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Questions tagged [english-to-latin-translation]

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Expressing English modalities of advice in Latin

English has expresses advice in the present and past through the use of the following modal constructions: present: You should [...] present negated: You shouldn't [...] past: You should have [...] ...
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1answer
37 views

How do you say “One Death” in Latin?

Looking for a name of my account in an MMO. The game mode I have selected for the character is that you can only die once, so I wanted to get a bit clever with the name. So, how do you say "One Death" ...
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2answers
45 views

What is 'leading the way day and night' in Latin?

This is the motto for my Dad's SWAT team. They wanted to have a Latin translation and which could be put on a shirt, and possibly their new badge.
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1answer
57 views

Case of the adjective in “made someone more something”

In A new latin composition by Charles E. Bennett one may find following statement to translate into latin (from Lesson IV): This circumstance made the troops more courageous. My attempt at ...
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1answer
76 views

How would I say ‘act accordingly’ in latin

How would I say ‘act accordingly’ in Latin? This would be an instruction to act in a manner appropriate to circumstance.
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1answer
45 views

Passive versus active voice for “increasing” verb

In North & Hillard Ex. 193; Q1: the following sentence is to be translated into Latin: "While the consul was absent the danger was increasing." The answer given: "dum consul aberat periculum ...
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1answer
77 views

“Blood for the Blood God” vs “Gloria In Excelsis Deo”

I play a scifi game where you build your own pieces and the language in the game is a derivative of Latin. I want to write a couple battle cries/prayers on the sides of one of my game pieces. The ...
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126 views

Ūtāturne linguā Latīnā aliquis adverbō «ferē» ut linguā Anglicā verbō «almost» ūtimur?

Linguā Anglicā, saepe cum multīs adverbīs atque adiectīvīs, plūrima quōrum significātiōnēs absolūtās habent (exempla sunt «always» vel «everything» vel «nothing» vel «never», et cētera), adverbō «...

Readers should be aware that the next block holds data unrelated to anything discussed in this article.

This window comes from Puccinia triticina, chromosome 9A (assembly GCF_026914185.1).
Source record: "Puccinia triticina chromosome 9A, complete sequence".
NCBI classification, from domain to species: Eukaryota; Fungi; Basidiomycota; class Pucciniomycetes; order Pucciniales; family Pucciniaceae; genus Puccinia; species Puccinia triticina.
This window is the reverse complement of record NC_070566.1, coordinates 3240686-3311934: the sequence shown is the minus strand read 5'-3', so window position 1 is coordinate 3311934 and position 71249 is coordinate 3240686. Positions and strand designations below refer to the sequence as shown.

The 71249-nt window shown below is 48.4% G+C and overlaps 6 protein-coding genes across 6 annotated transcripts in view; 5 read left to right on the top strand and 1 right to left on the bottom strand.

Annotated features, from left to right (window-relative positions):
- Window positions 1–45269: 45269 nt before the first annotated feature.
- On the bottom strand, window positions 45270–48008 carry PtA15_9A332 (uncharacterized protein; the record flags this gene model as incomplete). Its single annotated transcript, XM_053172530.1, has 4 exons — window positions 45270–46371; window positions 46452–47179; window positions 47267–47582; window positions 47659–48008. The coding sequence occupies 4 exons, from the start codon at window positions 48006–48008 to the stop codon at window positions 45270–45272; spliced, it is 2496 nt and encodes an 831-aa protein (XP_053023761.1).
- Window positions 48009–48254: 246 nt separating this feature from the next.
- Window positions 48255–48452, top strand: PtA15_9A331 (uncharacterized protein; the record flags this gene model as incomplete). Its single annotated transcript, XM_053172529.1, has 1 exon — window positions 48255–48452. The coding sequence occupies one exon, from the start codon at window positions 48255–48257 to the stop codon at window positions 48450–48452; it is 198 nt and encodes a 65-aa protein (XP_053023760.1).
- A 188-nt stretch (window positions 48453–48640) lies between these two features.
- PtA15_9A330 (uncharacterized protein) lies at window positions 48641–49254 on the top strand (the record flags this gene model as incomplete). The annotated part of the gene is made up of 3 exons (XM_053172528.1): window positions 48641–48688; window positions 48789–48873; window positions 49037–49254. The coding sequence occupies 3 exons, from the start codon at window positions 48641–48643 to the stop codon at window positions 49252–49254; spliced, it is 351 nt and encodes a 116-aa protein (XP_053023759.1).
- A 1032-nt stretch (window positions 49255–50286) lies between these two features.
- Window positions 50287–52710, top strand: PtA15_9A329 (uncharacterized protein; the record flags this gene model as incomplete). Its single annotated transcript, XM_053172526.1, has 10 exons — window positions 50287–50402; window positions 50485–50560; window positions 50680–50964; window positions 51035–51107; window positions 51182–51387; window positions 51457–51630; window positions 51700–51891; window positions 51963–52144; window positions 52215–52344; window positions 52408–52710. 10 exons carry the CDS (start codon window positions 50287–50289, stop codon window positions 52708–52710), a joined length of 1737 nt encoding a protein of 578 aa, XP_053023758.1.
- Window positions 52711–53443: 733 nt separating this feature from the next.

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3answers
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Translating “It runs in our blood” into Latin

I am looking for the exact Latin equivalent of: It runs in our blood. In this sentence it refers to Literature. So far, we have come to this one: Currit in sanguine nostro Feel free to change ...
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2answers
155 views

How to say “Born to Heal” in Latin?

I'm planning a motto for a medical squad: "Born to Heal". I want to know it's Latin translation. Google says its "Sana natus est", but there is no way to verify that, without an expert's help.
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2answers
166 views

How do I say “everything started here”?

I would like like to translate "everything started here" in Latin. Would omni coepia hinc work?
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2answers
89 views

How to translate “morning breath” into Latin?

Would “mane spiritum” / “mane anima” translate accurately to morning breath please? I am very new to Latin. I would be very grateful for any help moving forwards please as there are a number of ...
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Is this translation of “United we light the Way” correct?

Trying to verify that the Latin "Una Autem Lux En Via" actually means "United we light the Way"... not sure where the person got it from, but I have my doubts.
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1answer